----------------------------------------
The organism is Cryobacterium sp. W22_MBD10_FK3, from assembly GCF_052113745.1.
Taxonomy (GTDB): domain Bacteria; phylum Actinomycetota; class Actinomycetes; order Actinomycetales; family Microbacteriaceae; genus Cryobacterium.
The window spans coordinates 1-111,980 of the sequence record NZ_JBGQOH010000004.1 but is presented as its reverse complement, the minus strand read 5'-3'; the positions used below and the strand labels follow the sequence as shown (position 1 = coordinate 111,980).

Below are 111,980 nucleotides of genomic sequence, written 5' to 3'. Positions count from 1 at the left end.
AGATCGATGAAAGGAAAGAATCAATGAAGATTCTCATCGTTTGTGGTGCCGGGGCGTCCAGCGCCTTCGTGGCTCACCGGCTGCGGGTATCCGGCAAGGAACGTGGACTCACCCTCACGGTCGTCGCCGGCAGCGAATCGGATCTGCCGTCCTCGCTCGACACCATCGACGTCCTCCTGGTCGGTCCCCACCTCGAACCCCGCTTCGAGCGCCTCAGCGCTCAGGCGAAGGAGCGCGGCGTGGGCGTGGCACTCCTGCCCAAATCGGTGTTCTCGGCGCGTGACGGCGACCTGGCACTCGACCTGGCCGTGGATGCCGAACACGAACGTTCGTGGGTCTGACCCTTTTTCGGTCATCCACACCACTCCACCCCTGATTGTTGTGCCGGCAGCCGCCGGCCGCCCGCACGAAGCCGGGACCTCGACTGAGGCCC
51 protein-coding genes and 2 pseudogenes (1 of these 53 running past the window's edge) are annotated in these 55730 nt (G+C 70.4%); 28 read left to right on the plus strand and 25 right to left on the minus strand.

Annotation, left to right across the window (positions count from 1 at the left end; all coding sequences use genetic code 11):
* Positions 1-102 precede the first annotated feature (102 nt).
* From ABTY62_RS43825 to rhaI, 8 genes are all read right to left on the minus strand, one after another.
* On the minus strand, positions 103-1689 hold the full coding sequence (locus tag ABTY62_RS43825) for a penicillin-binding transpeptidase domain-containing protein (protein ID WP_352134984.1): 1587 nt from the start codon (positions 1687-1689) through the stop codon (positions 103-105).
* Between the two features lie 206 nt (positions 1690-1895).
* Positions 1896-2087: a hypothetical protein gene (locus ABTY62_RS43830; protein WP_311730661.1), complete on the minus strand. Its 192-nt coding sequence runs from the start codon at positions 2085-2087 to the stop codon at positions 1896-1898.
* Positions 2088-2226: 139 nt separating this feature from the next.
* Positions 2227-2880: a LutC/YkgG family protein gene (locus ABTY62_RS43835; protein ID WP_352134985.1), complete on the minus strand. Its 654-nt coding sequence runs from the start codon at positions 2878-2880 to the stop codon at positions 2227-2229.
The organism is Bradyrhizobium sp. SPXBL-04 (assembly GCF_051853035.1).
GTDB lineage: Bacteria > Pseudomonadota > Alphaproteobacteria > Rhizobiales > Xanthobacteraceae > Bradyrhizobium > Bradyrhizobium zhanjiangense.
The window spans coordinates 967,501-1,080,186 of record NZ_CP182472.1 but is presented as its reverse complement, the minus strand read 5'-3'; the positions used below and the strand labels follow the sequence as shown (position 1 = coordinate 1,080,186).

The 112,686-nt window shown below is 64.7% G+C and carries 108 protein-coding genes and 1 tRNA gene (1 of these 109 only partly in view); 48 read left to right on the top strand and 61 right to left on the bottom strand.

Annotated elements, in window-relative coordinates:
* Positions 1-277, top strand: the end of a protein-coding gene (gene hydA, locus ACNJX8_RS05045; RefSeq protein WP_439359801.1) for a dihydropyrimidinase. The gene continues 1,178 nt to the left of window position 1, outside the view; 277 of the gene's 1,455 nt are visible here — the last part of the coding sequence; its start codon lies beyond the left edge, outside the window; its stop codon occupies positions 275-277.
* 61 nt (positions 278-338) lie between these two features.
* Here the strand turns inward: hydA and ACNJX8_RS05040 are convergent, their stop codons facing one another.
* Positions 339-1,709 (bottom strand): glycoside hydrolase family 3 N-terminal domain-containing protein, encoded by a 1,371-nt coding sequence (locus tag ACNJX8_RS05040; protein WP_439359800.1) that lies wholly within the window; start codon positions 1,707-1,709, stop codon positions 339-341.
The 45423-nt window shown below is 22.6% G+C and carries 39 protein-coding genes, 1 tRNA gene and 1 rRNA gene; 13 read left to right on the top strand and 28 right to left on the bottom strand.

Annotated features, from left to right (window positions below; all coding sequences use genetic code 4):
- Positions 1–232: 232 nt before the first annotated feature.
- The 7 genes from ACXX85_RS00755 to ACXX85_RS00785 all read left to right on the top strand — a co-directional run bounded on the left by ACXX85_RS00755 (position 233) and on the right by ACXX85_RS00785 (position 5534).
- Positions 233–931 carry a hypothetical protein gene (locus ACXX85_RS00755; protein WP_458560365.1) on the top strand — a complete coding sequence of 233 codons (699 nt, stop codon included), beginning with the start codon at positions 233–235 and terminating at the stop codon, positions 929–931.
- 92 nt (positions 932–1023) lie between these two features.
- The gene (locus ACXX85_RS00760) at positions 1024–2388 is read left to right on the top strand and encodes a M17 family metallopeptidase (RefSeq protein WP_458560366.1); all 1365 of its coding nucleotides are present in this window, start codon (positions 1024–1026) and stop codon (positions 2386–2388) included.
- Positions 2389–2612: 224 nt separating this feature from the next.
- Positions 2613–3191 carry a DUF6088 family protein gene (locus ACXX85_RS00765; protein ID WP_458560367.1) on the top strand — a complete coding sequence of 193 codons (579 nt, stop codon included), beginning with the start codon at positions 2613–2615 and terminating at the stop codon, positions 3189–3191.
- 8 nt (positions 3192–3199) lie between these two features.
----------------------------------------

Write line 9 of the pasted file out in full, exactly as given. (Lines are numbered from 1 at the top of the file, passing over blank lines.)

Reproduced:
* From ABTY62_RS43825 to rhaI, 8 genes are all read right to left on the minus strand, one after another.